Death of Yeats end of Irish literary revival, says Pound, Noh enthusiast
The death of William Butler Yeats [who died Jan. 28, 1939] closes the great era of the Irish literary revival. That death will doubtless have been duly recorded in Japan. Someone in Tokyo may also know of Yeats' Japanese interlude or flirtation. He, at one time, thought he would be called to a Japanese professorship and did, I think, receive some sort of invitation. You have a "link" with Dublin in those plays of Yeats which were directly stimulated by Fenollosa's reports and translations of Noh. Having worked with Yeats during the three or four years of his intensest interest in the Noh, I know how much it meant to him.
"The form I have been searching for all my life" was one of his comments. (That would have been about 1917.)
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A determination for a new poetic drama in Europe, not merely a Celtic twilight or a side show, but a poetic drama that will enter the main stream of our life is manifested both by Jean Cocteau (recent play "Parents Terribles") and by T. S. Eliot ("Family Reunion").
The present chronicler is Confucian and totalitarian. To him both plays seem to be ends of a movement. So far as I am concerned they belong to the age of [Henrik] Ibsen wherein people's inner wobblings and fusses were important. I believe in, and I believe there exists, a growing consciousness of the individual in the state. "The divine science of politics" (thought as to how people can live together in an organized or organic social system), interests me more than all the Freuds that ever existed.
At any rate I think the great novelists and dramatists must henceforth sort out the problems dependent on economic pressure from those which remain after this pressure is removed.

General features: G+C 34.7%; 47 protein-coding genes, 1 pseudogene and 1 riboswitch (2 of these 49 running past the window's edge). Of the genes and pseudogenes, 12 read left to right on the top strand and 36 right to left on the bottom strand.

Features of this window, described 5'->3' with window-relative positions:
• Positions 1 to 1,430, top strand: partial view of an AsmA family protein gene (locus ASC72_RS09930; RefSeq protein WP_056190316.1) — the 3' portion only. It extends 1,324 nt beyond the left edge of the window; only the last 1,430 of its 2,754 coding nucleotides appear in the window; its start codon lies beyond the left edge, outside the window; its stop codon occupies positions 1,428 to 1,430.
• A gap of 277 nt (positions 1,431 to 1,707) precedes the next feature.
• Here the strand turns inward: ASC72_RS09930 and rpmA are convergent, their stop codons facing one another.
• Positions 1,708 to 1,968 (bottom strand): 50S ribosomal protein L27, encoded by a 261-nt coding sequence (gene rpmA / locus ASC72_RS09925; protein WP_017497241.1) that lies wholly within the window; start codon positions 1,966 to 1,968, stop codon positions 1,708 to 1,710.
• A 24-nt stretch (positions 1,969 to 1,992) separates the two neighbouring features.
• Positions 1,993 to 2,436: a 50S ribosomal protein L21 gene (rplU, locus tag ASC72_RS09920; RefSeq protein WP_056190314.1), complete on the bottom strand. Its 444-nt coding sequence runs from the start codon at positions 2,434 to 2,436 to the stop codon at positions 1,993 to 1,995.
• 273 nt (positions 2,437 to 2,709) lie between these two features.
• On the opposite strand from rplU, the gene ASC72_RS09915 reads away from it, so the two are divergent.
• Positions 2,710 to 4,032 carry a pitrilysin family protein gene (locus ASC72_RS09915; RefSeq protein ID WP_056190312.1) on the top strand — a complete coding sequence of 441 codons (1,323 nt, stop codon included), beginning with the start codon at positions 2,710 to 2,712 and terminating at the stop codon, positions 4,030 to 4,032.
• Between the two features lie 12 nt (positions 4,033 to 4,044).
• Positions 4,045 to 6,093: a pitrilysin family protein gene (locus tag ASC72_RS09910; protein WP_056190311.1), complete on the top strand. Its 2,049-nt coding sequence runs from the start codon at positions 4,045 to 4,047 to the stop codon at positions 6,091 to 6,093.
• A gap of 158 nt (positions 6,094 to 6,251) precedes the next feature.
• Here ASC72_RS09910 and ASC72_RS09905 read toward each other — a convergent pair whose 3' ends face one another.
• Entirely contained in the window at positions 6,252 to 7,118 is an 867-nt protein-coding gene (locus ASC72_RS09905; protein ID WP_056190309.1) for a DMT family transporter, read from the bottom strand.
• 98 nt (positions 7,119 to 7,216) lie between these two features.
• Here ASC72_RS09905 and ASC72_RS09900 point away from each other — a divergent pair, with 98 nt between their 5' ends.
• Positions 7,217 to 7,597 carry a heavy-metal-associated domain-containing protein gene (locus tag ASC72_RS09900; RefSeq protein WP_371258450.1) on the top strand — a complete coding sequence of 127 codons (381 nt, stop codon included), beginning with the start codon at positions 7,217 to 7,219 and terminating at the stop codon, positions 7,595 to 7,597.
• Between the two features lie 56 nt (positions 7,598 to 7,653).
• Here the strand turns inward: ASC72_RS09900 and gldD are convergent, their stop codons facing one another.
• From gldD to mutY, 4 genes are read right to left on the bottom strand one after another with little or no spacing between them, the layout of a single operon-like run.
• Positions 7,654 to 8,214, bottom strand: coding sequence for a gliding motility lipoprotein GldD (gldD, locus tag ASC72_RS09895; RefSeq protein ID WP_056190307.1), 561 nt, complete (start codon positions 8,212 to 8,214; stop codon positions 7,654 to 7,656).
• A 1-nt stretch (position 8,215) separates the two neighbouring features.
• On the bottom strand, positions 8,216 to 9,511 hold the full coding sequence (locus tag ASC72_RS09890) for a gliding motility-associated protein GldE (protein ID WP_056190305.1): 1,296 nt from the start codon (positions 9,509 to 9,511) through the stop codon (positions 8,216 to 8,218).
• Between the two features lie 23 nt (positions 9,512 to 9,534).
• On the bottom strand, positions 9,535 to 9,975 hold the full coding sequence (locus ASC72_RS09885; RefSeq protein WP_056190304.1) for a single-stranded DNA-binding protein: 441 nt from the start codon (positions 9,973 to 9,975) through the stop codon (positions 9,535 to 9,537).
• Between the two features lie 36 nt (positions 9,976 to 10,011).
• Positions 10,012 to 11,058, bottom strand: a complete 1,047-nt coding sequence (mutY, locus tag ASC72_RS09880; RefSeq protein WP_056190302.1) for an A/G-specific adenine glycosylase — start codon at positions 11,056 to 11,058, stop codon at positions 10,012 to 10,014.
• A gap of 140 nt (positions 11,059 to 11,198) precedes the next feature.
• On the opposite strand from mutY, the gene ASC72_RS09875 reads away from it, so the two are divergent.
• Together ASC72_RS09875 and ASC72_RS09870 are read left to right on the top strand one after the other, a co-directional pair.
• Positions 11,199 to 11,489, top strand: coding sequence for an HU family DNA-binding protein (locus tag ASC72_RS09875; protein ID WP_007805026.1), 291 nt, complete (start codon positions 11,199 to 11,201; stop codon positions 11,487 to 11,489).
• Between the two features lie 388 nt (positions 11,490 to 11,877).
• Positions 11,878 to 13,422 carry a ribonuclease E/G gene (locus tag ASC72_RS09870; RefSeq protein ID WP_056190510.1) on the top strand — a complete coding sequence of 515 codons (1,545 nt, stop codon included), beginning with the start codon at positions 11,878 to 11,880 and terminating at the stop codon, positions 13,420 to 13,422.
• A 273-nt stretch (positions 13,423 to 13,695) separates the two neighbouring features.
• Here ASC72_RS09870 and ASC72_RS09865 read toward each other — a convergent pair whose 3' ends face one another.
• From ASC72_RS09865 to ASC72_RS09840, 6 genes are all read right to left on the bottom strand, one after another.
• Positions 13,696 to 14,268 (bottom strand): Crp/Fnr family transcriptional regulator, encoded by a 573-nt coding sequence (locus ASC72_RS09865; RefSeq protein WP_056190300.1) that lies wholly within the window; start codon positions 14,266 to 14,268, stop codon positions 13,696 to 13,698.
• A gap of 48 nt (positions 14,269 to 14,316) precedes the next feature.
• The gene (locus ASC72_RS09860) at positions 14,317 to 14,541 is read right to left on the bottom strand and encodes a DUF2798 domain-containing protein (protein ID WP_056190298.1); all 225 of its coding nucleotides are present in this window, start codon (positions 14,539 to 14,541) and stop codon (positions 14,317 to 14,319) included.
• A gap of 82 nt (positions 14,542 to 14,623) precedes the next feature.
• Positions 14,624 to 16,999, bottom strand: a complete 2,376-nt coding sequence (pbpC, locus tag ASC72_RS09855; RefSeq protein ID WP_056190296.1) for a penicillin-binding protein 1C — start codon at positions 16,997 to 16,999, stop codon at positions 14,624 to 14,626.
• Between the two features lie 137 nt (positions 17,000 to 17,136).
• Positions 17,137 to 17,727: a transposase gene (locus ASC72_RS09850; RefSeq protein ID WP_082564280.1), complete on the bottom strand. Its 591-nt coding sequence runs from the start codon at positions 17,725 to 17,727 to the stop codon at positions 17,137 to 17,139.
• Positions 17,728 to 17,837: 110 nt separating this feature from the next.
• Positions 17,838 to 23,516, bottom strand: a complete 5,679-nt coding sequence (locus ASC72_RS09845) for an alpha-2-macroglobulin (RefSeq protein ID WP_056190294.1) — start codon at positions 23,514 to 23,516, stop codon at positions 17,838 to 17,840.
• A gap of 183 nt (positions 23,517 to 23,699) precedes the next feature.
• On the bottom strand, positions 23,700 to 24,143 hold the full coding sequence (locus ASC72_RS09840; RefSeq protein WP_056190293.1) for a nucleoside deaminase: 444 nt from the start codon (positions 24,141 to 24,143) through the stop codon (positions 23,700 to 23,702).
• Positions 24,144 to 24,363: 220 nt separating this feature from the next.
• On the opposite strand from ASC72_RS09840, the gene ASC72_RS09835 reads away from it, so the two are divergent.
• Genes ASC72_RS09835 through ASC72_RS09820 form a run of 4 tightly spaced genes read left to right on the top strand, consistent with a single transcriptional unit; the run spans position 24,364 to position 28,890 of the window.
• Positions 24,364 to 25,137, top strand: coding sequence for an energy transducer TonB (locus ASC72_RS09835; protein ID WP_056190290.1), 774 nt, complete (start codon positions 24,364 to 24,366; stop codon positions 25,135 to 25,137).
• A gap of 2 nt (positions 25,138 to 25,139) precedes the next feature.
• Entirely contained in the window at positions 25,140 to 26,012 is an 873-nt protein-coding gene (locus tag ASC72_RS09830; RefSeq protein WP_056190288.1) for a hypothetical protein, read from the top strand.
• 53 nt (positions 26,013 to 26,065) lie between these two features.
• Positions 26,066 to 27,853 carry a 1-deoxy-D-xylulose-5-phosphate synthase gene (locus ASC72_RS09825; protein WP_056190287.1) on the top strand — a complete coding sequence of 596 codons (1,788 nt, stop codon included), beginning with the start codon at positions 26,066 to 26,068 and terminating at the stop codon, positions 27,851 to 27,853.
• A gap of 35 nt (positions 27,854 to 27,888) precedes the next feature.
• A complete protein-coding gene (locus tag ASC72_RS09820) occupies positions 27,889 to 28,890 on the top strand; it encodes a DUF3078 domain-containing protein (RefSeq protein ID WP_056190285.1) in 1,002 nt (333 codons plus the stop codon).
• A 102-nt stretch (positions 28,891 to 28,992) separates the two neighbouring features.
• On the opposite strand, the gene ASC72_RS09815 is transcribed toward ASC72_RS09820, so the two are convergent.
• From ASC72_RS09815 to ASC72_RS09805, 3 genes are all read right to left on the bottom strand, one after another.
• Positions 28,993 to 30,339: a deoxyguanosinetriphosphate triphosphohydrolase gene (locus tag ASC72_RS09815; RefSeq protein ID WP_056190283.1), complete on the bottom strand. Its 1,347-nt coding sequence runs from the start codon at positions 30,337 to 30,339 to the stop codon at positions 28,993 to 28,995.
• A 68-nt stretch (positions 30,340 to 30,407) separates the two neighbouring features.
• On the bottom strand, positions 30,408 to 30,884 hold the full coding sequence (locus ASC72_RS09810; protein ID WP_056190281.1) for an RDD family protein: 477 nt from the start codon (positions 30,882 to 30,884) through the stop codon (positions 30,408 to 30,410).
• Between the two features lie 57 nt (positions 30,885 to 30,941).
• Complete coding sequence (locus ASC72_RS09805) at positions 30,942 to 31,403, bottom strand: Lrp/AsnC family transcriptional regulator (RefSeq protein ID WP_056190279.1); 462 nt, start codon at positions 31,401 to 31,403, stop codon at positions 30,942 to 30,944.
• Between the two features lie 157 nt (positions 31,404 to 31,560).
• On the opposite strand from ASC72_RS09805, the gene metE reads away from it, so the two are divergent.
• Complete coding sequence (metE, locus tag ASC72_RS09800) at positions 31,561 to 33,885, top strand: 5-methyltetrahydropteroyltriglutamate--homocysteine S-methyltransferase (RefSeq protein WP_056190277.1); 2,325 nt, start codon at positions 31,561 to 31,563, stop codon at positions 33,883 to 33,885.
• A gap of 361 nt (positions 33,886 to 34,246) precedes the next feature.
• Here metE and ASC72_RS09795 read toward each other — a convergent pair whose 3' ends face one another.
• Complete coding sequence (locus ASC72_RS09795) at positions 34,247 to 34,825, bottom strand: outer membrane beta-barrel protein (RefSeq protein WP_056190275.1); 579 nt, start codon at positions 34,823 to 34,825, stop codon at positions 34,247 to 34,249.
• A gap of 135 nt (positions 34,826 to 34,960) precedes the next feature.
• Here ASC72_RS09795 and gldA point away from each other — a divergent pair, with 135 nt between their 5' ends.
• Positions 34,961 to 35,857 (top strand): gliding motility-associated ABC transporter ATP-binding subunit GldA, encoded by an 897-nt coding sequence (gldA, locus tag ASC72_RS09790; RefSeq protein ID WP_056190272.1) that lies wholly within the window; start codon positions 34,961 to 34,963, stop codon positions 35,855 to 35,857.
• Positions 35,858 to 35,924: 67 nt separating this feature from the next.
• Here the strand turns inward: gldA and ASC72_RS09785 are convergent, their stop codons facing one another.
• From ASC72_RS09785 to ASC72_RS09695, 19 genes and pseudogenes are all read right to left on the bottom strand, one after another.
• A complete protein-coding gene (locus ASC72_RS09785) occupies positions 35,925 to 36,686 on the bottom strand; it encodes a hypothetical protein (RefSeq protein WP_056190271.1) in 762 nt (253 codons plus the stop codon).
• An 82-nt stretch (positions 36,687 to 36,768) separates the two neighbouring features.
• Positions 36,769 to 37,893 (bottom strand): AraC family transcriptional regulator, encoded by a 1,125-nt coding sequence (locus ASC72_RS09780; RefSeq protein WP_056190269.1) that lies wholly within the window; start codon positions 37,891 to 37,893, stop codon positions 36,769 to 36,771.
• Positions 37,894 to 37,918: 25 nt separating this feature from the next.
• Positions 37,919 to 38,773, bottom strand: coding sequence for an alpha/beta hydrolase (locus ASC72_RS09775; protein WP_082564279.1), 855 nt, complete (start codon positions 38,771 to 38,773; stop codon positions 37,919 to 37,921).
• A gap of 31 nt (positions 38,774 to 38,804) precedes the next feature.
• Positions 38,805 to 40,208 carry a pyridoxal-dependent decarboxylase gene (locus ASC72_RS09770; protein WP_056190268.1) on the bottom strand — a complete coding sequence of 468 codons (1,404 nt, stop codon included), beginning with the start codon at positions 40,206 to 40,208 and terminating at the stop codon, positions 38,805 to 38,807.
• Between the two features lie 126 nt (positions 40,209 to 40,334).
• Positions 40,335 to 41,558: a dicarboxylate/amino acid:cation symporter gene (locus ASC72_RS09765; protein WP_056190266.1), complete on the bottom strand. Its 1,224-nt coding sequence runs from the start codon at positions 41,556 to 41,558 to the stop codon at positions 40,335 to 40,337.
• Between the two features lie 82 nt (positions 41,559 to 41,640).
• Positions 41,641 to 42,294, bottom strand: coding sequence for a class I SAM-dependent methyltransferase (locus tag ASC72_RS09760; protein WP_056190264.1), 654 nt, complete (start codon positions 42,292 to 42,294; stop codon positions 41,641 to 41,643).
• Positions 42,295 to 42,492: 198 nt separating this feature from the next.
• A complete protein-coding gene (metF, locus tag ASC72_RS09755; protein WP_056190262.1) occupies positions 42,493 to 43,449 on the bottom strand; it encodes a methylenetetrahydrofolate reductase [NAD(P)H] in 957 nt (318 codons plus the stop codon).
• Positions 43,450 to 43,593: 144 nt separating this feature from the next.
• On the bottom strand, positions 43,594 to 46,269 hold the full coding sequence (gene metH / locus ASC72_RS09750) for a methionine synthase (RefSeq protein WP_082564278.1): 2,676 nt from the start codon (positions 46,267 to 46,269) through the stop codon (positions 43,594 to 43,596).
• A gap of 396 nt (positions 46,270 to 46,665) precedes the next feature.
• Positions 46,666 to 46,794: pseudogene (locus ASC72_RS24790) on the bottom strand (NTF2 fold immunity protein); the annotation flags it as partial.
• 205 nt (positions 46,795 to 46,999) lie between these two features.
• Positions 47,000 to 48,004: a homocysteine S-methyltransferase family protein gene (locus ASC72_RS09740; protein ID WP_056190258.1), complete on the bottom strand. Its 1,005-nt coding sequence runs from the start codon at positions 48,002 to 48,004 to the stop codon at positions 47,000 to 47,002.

A few years ago P. Bottome [British novelist, Phyllis Bottome] wrote a novel about an insane asylum. On analysis one found a common denominator, nowhere stated by the authoress and not I think present in her consciousness. All the patients were there because of economic pressure. All the doctors and nurses were moved by monetary pressures.
Of the poets included in my "Active Anthology" [a 1933 anthology of poetry from the first 25 years of the 20th century] the best are all aware of monetary pressure, as something more clear and incisive than the vague "social" urges to be found in last century's literature. This is not to say that Trollope and, in his last years, Henry James hadn't come to such perception. They were above and beyond their time. The keenest minds today can be grouped. They can be grouped along this axis. The best writers are aware of problems that have lain unobserved in Dante and Shakespeare, problems of usury, of the just price, of the nature of money and its mode of issue.
It may interest you to know that the clarity of some paragraphs in The Japan Times on these subjects is, outside Italy, rather restricted to weekly papers and papers of special movements in England and America and in the rest of the Occident.
Lucid and incisive remarks of Hitler, Schacht [Hjalmar Schacht, German minister of economics 1934-1937] and Funk [Walther Funk, then president of the Reichsbank] do not get the wide and immediate publicity they deserve. They are however understood by writers of such divergent temperament as Wyndham Lewis and [British Army] General J. F. C. Fuller.
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As job lot items and notes on books worth reading: A current [issue of] Picture Post acknowledges Wyndham Lewis to be the greatest portraitist of our time (even quotes [German-born English Impressionist painter Walter] Sickert as saying, "and of any time" — which is the generous exaggeration of an older painter for a younger one who has been too long denied his just place).
The best news from America is the edition of E. E. Cummings' collected poems, plus the publication of W. C. [William Carlos] Williams' "Life Along the Passaic River" (prose sketches).
Both the Criterion [British literary magazine, 1922-1939] and Broletto have ceased publication, leaving my personal interest in current periodicals narrowed to The British Union Quarterly, for discussions of state organization, and to Townsman for very brief notices of books and the arts. The Examiner, published in Bethlehem, Connecticut, U.S.A., contains some very well written and carefully thought articles.
There are valuable notes in several dozens of sectarian or group weeklies and quarterlies in which publications, however, the dross and one-sidedness often out-weighs the sound matter, at least to such a degree that one cannot recommend them to Orientals wanting a clear view of the west.